Startup Blog

Marketing Holy Grail - Complete ROI Tracking

Posted by Mike Volpe on 1/11/07 3:14 PM

The Internet has long promised to make marketing more of a science and less of an art. Unfortunately this promise has been pretty un-fulfilled. There is still no good way to really measure everything you want using a simple service or tool. I've been doing marketing for a number of years now. When I was at a dot-com startup in 1999, I built models to analyze all of our Internet advertising (banners, text links, and some pay per click with and launched an affiliate program. What I loved about this type of marketing was that you could analyze it and know the ROI on each program. What I did not like was that the majority of our sales were not traceable to a specific marketing event. My dot-com ( also had a print catalog business and retail stores. So, for much of the revenue from those channels, and a good portion of the revenue from the web as well, we had no idea what really caused someone to buy. This problem of tracking marketing ROI gets even more complicated when you understand that people visit your website multiple times and become a lead by filling out a form multiple times and also view your marketing online and offline multiple times. And then what happens if part of the sale is completed offline. My current company, SolidWorks, a 3D CAD software company, does a lot of lead generation through online and offline programs, but all of our sales are completed offline by a great network of hundreds of resellers around the globe. Trying to figure out which particular marketing program (or combination or series of programs) really made someone become a customer is a pretty complicated multivariate analysis, made harder by the fact that it is difficult to get data for many of the variables. At my current company we face many of these challenges and more, and have done the best we can to overcome them, given the tools that exist today. Unfortunately the problem is a big one and we have only scratched the surface. All this brings me back to my first point... There is still no good way to really measure all your marketing activities using a simple service or tool. But the good news is that there are some people working on the problem. Who will build the holy grail of marketing? I'm not sure. But anyone who gets us closer will make marketing more of a science and less of an art, which makes me happy.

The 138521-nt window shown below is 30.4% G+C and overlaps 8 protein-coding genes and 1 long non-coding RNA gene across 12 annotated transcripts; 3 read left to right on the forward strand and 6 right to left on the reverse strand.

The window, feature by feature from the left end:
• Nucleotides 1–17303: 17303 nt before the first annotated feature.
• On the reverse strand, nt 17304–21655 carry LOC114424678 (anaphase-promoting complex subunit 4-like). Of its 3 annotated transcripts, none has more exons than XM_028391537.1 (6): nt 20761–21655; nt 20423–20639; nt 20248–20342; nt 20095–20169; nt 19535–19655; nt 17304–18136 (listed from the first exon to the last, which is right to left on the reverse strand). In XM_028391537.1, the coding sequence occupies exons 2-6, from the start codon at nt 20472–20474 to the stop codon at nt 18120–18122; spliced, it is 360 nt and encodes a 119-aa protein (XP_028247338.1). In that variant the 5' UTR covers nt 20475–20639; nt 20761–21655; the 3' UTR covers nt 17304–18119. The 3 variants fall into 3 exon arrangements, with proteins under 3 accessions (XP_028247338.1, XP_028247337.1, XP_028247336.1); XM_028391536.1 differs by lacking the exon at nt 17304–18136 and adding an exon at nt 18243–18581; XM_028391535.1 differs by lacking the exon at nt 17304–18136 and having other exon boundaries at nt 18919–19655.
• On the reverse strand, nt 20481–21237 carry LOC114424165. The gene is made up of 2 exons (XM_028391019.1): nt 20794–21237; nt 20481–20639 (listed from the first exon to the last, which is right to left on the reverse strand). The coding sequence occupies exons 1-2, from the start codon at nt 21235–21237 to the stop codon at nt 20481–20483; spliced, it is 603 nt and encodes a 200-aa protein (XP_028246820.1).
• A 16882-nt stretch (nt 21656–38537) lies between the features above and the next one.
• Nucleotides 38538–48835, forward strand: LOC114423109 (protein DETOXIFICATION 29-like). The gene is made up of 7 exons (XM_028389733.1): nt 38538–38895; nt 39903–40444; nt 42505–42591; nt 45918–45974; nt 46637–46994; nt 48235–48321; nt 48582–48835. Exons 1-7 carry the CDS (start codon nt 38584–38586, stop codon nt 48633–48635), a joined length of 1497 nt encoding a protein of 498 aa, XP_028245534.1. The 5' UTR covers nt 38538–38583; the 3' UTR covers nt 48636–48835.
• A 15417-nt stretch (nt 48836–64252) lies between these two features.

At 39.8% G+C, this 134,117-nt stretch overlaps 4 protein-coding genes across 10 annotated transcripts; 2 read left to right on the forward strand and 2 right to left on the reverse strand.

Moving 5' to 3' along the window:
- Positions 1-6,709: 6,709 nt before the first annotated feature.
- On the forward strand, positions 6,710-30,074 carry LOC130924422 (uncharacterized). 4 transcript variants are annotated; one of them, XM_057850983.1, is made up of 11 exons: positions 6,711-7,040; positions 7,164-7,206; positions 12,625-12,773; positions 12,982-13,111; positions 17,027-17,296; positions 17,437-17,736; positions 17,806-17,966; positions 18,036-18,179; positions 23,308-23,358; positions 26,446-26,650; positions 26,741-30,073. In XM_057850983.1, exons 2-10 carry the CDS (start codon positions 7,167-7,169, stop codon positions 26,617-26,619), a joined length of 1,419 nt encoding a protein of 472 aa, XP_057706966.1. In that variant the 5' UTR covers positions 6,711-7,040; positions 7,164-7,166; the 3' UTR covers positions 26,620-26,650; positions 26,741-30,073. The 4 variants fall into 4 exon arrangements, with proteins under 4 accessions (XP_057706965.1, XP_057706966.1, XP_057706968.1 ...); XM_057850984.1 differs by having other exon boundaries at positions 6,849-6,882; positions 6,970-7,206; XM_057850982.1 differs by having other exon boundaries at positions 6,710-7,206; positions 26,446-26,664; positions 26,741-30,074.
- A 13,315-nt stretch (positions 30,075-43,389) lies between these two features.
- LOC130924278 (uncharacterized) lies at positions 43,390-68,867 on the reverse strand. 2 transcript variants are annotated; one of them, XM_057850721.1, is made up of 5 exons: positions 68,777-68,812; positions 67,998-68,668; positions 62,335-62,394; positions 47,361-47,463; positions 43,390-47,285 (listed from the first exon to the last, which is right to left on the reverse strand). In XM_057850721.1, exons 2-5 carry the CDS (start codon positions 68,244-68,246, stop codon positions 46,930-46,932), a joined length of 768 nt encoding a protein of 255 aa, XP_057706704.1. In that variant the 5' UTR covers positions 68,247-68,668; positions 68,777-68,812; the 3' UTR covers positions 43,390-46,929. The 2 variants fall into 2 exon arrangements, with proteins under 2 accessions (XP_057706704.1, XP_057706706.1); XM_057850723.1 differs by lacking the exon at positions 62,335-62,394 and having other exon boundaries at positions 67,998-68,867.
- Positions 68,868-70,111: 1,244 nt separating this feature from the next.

Mike Volpe

Written by Mike Volpe

Mike Volpe is a startup advisor and angel investor based in Boston.

Topics: marketing, disruptive

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